What could be happier and more joyful than the flashing of colorful lights that illuminate the night in an amusement park? If Adventureland is any guide, it seems like just about everything else is happier. The movie is, without a doubt, a downer.
Don’t plop yourself down in the theater seat expecting a laugh-out-loud comedy like director Greg Mottola’s last offering: Superbad. Adventureland is not at all like what has been advertised. It’s not a comedy about the perils and excitements of working in an amusement park for the summer. Instead, it is much more of a romantic drama akin to a soap opera, where everyone is either sleeping with or trying to sleep with each other in big, tangled love webs. There’s adultery, deception, jealousy — essentially everything you would expect from a movie not marketed as a summer comedy. It is everything that I did not pay for.
It’s unfortunate that Adventureland didn’t do very much with what I was most excited for. The idea of a fresh college grad dealing with the trepidations of an amusement park full of morons was a very entertaining idea. The movie sets up a lot of possibilities to deliver upon this premise, showing how all the games are rigged and introducing a very possibly comical supporting cast of other workers. Despite this, it only shows few moments of amusement park pranks and the first one is just to introduce two characters to one another. For the most part, the movie could’ve been set any place where people work, which is a disappointment.
One of the biggest problems with dramatically shifting the genre away from the expected is that Adventureland doesn’t necessarily pull it off. If a movie is going to be almost entirely based upon character intrigue, the characters needs to be intriguing. Adventureland tries to introduce its characters as stereotypes as quickly as possible. There’s the nice guy, the beautiful troubled girl, the hot skank, the nerd, and the cool guy. There’s so little initial development of these characters that when the movie keeps trying to surprise the audience by having them go against their definitions, it doesn’t even feel significant. So the skank is a really a virgin? Who cares — she was barely mentioned before that shocking revelation came up.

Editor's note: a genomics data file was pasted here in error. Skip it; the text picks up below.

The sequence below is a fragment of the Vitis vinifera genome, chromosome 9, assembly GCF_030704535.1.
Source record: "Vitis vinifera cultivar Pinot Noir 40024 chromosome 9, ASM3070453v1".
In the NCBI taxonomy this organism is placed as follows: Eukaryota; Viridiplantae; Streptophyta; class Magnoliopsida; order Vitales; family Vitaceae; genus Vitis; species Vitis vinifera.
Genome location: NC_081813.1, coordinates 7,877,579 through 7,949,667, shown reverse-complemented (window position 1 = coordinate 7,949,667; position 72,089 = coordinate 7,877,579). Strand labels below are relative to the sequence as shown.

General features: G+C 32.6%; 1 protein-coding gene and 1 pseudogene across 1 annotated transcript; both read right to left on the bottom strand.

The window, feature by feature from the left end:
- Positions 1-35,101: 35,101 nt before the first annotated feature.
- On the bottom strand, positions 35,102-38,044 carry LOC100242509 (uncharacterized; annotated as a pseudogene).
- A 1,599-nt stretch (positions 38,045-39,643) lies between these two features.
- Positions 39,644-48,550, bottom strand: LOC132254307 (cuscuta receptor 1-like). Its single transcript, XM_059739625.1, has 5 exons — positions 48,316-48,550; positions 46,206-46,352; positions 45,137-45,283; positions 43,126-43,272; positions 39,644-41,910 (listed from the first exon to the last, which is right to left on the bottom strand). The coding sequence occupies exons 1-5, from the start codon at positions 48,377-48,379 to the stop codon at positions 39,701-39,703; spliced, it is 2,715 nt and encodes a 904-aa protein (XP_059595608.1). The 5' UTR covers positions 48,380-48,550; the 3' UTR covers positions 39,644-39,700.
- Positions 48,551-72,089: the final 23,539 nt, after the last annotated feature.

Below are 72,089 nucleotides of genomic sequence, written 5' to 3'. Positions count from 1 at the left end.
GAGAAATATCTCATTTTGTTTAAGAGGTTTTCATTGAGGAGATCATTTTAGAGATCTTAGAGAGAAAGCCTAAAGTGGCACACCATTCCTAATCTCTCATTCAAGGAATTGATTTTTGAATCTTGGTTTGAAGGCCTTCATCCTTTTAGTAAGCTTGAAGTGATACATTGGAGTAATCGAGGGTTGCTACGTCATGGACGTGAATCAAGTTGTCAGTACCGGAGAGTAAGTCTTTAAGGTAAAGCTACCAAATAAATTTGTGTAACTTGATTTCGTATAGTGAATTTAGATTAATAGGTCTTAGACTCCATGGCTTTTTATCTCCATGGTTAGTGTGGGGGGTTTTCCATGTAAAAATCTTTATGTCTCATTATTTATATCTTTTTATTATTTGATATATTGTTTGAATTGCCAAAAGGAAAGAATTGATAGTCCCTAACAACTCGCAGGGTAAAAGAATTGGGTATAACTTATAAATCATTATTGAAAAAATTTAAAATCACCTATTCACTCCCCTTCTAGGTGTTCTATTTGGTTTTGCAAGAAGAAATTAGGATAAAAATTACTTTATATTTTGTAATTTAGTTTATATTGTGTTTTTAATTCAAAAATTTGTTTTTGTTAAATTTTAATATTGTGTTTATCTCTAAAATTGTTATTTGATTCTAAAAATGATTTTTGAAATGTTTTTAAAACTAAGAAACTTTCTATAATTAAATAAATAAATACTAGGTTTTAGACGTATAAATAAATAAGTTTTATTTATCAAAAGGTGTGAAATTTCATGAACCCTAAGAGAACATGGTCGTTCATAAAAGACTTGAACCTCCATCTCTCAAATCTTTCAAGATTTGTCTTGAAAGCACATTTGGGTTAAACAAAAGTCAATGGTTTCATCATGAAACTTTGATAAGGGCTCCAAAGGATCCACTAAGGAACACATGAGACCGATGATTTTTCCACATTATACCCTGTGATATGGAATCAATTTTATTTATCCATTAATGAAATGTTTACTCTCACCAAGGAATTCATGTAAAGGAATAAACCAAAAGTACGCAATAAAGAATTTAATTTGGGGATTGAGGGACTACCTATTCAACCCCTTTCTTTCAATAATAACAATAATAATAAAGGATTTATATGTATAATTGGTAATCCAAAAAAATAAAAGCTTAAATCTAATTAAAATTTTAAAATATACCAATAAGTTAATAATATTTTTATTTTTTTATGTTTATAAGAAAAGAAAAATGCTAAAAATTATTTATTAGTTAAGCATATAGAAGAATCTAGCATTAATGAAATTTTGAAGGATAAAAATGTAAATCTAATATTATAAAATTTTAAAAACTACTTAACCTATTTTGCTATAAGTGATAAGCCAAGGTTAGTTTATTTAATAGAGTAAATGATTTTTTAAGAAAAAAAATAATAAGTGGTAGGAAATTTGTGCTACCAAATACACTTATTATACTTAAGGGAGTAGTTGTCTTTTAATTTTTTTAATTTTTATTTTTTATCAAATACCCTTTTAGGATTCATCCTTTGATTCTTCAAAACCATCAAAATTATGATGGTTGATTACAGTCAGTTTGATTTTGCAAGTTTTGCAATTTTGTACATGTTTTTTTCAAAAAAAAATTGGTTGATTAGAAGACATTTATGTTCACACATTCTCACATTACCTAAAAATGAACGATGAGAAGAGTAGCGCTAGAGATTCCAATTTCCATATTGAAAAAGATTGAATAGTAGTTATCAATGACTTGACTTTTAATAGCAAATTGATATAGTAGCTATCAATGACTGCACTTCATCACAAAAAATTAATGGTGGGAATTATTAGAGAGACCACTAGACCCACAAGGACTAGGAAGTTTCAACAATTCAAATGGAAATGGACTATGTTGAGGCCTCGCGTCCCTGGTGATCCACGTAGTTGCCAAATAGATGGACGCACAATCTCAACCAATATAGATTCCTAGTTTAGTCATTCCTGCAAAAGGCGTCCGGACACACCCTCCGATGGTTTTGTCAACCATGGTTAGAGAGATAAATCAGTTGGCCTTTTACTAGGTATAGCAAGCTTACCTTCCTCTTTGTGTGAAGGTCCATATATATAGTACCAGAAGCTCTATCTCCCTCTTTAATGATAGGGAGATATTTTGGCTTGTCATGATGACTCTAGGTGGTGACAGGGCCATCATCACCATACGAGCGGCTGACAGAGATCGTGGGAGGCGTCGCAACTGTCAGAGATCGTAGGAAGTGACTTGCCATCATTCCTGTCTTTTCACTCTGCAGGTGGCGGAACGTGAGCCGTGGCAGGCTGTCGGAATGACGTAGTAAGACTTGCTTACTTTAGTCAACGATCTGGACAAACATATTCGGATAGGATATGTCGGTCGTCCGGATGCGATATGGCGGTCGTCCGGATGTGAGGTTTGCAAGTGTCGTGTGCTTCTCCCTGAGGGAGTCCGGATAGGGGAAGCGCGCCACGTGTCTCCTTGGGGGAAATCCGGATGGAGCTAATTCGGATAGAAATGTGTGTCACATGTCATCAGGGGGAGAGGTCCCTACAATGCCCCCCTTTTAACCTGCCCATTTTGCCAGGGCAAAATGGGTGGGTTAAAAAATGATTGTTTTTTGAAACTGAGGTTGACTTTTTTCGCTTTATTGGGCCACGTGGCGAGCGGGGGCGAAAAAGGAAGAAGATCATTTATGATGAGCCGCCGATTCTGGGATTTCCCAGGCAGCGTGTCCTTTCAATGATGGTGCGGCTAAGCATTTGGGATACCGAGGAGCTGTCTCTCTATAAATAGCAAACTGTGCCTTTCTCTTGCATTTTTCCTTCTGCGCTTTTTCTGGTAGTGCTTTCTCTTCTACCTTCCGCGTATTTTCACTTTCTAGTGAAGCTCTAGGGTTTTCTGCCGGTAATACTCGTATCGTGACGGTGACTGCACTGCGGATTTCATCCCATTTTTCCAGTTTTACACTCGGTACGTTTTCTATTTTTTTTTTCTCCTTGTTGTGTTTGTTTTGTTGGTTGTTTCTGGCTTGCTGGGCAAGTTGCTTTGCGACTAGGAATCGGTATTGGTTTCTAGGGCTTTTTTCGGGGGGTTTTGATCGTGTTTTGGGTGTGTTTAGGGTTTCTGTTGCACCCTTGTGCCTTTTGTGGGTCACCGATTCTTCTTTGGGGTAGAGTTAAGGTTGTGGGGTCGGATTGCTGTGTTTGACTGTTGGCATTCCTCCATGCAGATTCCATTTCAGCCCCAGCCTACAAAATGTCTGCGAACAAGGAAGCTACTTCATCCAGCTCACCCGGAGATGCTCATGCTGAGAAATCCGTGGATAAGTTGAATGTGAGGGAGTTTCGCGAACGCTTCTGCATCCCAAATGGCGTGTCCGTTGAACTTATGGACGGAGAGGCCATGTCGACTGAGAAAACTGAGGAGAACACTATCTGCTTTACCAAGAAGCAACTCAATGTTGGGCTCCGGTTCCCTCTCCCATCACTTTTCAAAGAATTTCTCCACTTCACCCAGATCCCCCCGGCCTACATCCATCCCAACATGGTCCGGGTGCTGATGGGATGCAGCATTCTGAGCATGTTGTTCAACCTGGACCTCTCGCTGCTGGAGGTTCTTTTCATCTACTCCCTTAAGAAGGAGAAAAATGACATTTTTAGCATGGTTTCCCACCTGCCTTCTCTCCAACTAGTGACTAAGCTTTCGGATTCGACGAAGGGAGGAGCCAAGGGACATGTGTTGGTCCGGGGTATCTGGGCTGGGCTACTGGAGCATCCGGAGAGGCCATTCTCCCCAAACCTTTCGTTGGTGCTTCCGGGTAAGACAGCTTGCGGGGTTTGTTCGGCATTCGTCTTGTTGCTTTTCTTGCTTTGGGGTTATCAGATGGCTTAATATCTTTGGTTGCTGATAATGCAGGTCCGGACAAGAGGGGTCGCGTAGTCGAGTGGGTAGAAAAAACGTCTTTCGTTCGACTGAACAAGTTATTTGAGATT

It’s hard to find a character to fall in love with in the movie, which for me was its greatest downfall. The main character, James Brennan (Jesse Eisenburg), is supposed to be the awkward nice guy protagonist. He certainly is awkward. But he also has two beautiful girls inexplicably lauding him as the best guy they know shortly after meeting him when he hasn’t done anything nice at all! When he starts messing it up with the girls, I don’t think, “Aww, poor him,” I think, “Good, this tool didn’t do anything to earn any girls in the first place, I hope he gets killed by a ride.”
The same largely goes for Em (Kristen Stewart). Sure, she helps “our hero” out of a tight spot early, but just about as early we find out she’s sleeping with her married co-worker. Am I supposed to feel bad for her that her dad’s new wife sucks? I don’t. The closest any character comes to gaining my support is the nerd, Joel (Martin Starr). Joel never does anything to make me dislike him, but he also doesn’t do anything particularly great.
Adventureland isn’t a terrible movie-going experience, but it also isn’t anything I’d recommend to anyone. There’s nothing about it that holds me back from recommending you spend your money elsewhere.